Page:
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Signs & Symptoms

“Changes in a child or adolescent’s emotional functioning are considered concerning when their thoughts, feelings, or behavior become too difficult for them to manage and/or get in the way of their ability to cope with the every day demands of self-care, home, school, and/or relationships.”

Children and adolescents are constantly stretching to meet physical and emotional milestones.  Along the way, it is common to see mood changes, emotional swings, acting out, and poor judgment.  With all of the expected social, emotional, and behavioral ups and downs of a young person’s development, how do we know when a problem may be emerging?

Most social, emotional, behavioral, and mental health problems and disorders have signs and symptoms that are detectable at home and at school long before the child is ever brought to the attention of professionals.

If you notice significant social, emotional, behavioral or cognitive changes in a child or adolescent, seek consultation from a school counselor, pediatrician or other local mental health resource Though these changes may reflect nothing more than a normal developmental growing period, they may also signal something more concerning and should be taken seriously.   Early identfication and intervention can often prevent further problems from developing.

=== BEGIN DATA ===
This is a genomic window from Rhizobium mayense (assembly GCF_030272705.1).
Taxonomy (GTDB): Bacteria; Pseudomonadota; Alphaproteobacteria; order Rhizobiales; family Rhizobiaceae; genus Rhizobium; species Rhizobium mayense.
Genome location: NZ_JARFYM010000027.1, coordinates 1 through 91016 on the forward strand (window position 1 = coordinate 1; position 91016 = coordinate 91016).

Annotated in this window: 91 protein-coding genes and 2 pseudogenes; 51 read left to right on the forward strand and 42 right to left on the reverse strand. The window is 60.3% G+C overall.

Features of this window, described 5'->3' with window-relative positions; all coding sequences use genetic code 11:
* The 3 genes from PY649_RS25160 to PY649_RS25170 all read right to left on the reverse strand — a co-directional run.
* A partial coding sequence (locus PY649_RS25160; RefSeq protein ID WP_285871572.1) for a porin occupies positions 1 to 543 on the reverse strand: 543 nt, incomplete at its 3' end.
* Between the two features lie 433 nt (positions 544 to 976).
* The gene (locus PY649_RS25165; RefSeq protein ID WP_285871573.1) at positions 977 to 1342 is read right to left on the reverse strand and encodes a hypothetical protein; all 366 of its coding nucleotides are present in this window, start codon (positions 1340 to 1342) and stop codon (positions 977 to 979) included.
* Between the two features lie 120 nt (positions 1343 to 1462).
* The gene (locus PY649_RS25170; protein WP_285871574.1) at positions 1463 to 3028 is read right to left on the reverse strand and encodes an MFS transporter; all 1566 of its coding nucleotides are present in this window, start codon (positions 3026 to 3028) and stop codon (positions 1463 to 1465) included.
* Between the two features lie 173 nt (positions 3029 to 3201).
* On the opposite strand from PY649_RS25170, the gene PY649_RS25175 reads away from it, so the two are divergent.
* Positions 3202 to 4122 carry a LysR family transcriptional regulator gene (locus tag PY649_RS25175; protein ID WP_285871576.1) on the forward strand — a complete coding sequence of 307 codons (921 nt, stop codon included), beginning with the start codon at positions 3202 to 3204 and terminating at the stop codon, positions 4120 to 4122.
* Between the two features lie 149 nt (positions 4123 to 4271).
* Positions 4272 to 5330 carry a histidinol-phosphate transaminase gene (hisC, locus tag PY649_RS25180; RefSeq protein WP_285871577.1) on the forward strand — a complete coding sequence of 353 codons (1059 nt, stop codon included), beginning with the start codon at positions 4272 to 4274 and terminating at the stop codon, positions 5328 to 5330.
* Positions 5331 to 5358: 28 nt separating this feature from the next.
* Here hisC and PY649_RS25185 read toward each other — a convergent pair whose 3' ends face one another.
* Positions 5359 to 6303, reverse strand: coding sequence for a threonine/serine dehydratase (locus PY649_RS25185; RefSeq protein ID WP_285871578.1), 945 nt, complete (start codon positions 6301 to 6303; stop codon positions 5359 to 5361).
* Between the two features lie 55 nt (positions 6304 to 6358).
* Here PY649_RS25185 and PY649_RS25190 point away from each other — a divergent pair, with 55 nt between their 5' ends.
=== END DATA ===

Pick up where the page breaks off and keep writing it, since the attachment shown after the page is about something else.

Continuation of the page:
• Persistent nightmares
  • Unusual thoughts or beliefs
  • Thoughts that race too fast
  • Poor concentration
  • Inability to focus attention
  • Hearing voices that cannot be explained
  • Suicidal thoughts
  • Thinking that life is too hard or has no meaning

  • Feelings of sadness or hopelessness
  • Angry feelings
  • Anxious or worried feelings
  • Extreme fear
  • Sense of worthlessness
  • Sense of guilt
  • Sense of agitation and/or uneasiness
  • Loss of interest in things he or she usually enjoys
  • Lack or remorse or guilt when others are hurt

  • Decrease in school performance
  • Loss of effort in things he/she usually enjoys
  • Unexplained changes in sleeping habits
  • Unexplained changes in eating habits
  • Frequent crying and overreaction to small things
  • Avoidance of family and/or friends
  • Hyperactivity or fidgeting
  • Frequent breaking of rules or getting into trouble with the law
  • Use of alcohol or other drugs
  • Threats of self harm or violence
  • Dangerous or life threatening actions


In addition to these more general potential mental health warning signs listed above, almost everyone thinking about or planning suicide displays some warning signs or clues, especially in the week or two before the final act.  Below are emergent warning signs that signal a crisis and demand immediate action.


  • Threatens suicide or expresses a strong wish to die
  • Seeks access to or acquires lethal means: guns, medications, poisons
  • Talks or writes about death, dying or suicide
  • Uses instant messaging, social media or phone to drop hints
  • Makes a plan for suicide: how/when/where
  • Gives away favorite things, writes a will.
  • Shows SUDDEN improvement in mood


If you notice any of these emergent warning signs of suicide follow this three step process:

1.  Show you care – Listen carefully – Be genuine: “I am concerned about how you are feeling.”

2.  Ask the question – Be direct but caring & non-confrontational: “Are you thinking about suicide?”

3.  Get help – DO NOT LEAVE HIM/HER ALONE: “You’re not alone.  Let me get you to someone who can help you.”